Andy Ramsden
Learning Technology Adviser
Learning Technology Support Service
Institute of Learning and Research Technology
University of Bristol, UK
andy.Ramsden@bristol.ac.uk

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Towards implementing m-learning support for first year students at Kingston University

 

The Learning Technology Research Group (LTRG) at Kingston University (KU) is currently in the process of implementing m-learning support for first year students, tightly integrated with Learning Management System (LMS – the one in use at Kingston University is Blackboard) and other systems (CAMS, SITS, library systems). This work is being undertaken with The OTHER Media (TOM), a company which came into being through KU activities, contains great deal of expertise in teaching and learning as well as educational technology; i.e. HyperIsland in Sweden (Briggs, 2003), and IPKO Institute in Pristina, Kosovo (IPKO Institute, 2003). The lessons learned by TOM and LTRG research are essential to inform the optimal development of the project - we present a brief summary of a selection of recent activities, as this may assist others undertaking similar work:

The principal objective driving this work has been the desire to create autonomous online learners. Research and development within Kingston University has mainly looked at the use of the Blackboard LMS, in terms of use of online forums, community building in the light of increasing student numbers, etc. Work undertaken on both the HyperIsland and IPKO projects has concentrated on how to make learners take charge of their own learning activities and processes.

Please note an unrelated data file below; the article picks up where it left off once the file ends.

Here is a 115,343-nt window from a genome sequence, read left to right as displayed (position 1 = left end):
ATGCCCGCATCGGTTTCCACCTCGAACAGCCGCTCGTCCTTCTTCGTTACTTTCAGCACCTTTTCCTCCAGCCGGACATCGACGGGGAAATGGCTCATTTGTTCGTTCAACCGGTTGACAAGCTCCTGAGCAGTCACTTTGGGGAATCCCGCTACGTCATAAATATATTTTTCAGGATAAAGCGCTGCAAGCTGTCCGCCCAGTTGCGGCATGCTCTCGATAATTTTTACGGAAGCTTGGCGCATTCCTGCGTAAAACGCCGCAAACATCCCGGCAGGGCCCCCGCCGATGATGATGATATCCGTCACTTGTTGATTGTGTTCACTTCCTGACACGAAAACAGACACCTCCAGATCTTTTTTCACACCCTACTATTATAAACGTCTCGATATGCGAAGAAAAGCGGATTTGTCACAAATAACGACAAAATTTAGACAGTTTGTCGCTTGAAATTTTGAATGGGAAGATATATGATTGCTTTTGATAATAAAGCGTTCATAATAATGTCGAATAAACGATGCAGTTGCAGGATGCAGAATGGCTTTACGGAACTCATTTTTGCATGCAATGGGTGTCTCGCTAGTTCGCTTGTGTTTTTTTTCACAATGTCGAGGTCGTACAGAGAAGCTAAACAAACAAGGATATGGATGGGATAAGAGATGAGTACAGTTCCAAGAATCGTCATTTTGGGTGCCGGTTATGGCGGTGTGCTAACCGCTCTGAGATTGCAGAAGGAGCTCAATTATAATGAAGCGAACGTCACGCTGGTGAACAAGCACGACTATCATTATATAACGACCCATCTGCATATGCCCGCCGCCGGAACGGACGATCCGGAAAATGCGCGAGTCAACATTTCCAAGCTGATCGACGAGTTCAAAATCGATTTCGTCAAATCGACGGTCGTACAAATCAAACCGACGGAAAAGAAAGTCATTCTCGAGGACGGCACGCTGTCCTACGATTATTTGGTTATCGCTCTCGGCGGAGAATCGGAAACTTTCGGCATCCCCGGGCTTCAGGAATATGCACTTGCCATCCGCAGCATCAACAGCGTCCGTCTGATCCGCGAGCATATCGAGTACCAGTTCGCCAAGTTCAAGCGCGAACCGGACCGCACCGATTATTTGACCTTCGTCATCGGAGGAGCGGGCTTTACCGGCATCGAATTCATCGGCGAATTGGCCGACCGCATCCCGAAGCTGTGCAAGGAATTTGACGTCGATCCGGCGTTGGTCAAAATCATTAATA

We believe that mobile technologies have the potential to be an additional driver to support the above processes – we consider the technology to be a catalyst for potential, and mobile learning to be another tool to be used in the suite of technologies and practices which are being implemented in a variety of scenarios where the shared aim is to develop autonomous learning taking place not only online, but is also supported face-to-face and whilst students are mobile. The work taking place at Kingston University to develop mobile learning is on a number of fronts, from both a student-oriented perspective and various angles as far as the university is concerned.

We are in the process of collating research undertaken during the last academic year on students’ cost expectations of SMS services to support their time and learning management; a separate but complementary study is also being prepared which considered the extent of interest from students in the potential of m-learning, and their “wish list” of applications and services as requested as part of the interview process.

In parallel to obtaining some initial local user expectations of such a service, meetings with the library have taken place, building upon preliminary research on  work already undertaken in this area by existing library systems vendors and other developers (Stone et al, 2002). The placement office has also expressed an interest, requirements analysis being undertaken in the light of previous interviews and how pressures on their services has increased over the last 18 months; this will be an area of future research and development work, based on needs identified in work undertaken before mass use of SMS was even identified as a feasible application (e.g. Stone, 1996)